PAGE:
Eskrima is a martial art that originated in the Philippines and emphasizes weapon-based fighting with knives, sticks and other weapons. It includes hand-to-hand combat, grappling, weapon disarming and joint locks. There are several different styles of Eskrima, each started by a different family. The Doce Pares Eskrima, founded in 1932 by the Canete and Saavedra families, encompasses 12 styles. Today, there are several Doce Pares factions that are headed by different members of the Canete family.

Eskrima dates back centuries in the Philippines, but since it was mainly practiced by the peasant classes, there is no written record. One theory states that the basics were brought to the Philippine islands from ancient India. When the Spanish first landed on the islands, the weapons-based martial art was well developed. The conquistadors could not defeat the natives without firearms.

Knife Fighting

Today, the Philippines still has a blade culture that has been developed to a living art. There is a wide variety of styles for knife fighting that are rooted in fighting on the battlefield. Training for this begins with defense against knife attacks. The techniques are very elaborate with locks, checking and re-directing the opponent’s weapon and disarming, but there are four basic ways that are taught first:

• Single
• Double
• Multiple sliding
• Slicing

Training for advanced students includes knife-to-knife techniques with drills for practical defense, offense and counter techniques. They learn to continuously check the opponent’s weapon hand.

Other blade training includes sword and dagger called Espada y daga. This type of fighting is very sophisticated as well as complicated. The strong hand holds a stick or long blade, and the weak hand holds a knife. The student starts by learning to coordinate the two weapons.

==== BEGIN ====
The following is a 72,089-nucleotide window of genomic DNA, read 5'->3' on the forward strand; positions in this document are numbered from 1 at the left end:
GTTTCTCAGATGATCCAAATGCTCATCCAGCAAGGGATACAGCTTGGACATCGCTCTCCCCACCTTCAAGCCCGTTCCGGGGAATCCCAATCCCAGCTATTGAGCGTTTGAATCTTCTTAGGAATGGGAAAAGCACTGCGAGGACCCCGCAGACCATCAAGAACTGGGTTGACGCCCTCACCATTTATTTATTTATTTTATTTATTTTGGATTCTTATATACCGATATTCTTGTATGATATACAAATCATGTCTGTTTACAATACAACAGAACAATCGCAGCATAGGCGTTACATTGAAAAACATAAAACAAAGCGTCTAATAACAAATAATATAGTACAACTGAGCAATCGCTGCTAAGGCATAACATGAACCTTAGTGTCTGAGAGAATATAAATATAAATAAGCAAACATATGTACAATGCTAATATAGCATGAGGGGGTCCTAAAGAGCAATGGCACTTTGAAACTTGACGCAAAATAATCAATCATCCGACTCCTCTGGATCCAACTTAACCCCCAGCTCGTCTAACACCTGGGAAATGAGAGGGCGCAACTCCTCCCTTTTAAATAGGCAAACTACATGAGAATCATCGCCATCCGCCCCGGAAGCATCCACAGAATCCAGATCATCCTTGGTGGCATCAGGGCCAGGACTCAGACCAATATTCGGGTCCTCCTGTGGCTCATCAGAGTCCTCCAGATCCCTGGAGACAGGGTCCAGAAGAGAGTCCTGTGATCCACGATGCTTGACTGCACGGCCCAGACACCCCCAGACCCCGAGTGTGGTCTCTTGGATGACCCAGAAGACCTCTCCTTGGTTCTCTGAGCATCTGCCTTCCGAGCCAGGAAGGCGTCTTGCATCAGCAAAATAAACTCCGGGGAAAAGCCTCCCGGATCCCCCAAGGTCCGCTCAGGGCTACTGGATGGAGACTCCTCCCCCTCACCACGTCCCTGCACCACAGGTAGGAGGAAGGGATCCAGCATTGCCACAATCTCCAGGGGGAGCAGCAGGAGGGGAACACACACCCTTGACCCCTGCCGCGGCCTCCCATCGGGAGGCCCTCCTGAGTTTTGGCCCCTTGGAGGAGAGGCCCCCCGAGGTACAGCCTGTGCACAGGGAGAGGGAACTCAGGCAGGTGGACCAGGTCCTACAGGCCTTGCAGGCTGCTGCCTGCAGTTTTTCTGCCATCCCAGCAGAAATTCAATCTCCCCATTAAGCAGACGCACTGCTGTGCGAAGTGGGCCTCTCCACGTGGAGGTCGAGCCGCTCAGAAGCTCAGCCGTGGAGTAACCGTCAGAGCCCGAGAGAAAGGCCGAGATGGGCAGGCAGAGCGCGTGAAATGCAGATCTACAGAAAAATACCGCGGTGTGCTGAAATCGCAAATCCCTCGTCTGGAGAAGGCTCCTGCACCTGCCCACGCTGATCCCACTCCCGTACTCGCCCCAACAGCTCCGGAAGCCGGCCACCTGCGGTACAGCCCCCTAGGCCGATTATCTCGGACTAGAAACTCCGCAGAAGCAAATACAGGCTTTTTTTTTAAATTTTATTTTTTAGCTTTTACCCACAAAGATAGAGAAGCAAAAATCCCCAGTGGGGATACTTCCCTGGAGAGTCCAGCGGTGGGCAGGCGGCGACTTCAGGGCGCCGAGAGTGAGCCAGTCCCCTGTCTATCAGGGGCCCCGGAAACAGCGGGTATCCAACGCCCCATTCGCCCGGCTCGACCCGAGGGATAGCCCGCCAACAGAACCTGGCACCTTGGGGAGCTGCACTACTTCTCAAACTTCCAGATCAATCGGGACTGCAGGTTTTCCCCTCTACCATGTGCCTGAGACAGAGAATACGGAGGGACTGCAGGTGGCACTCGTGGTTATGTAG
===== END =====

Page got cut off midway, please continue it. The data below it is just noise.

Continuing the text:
The Stick

Training begins with learning how to use the stick. It is made from rattan and is used as the primary offense. The empty hand is used for defense. Stick training includes moves similar to sword techniques and also uses

eskrima

Photography by Cristian Bortes

twirling techniques to strengthen the wrist and make it able to move quickly to different positions. The most fundamental drill for stick use is the abesedario. It combines defense and counter-strike techniques and includes seven levels designed for movement and angling with countering and checking in each of these areas.

The double stick technique uses a stick in each hand for offense and defense. The drills are to develop power and coordination of the two sticks. These skills are also used for other types of fighting.

Empty Hands and Grappling

Hand-to-hand combat or Mano Mano uses the same techniques as weapon fighting, but other parts of the body are also trained for combat. The hand punches, but there is also kicking, head butts, knee and elbow strikes. Throws and locks are also used, and one technique only uses one or two fingers for counter-attack. Training begins with sticks and knives, and advances to empty hand training only when the weapon training has been mastered.

The name Doce Pares was influenced by the Spanish in the Philippines. It means Twelve Pairs, which refers to the twelve basic strikes and defenses. Some believe that the name refers to the original twelve members of the Master of the Club. Today, second generation senior Grandmasters continue the Doce Pares tradition and include their own interpretations of Eskrima.

In 1975, the National Arnis Association of the Philippines (NARAPHIL) was formed and conducted two open tournaments in 1979. Doce Pares became the champions in each tournament in Masters Division and many other divisions as well. Today, Eskrima is taught in more than 26 countries around the world.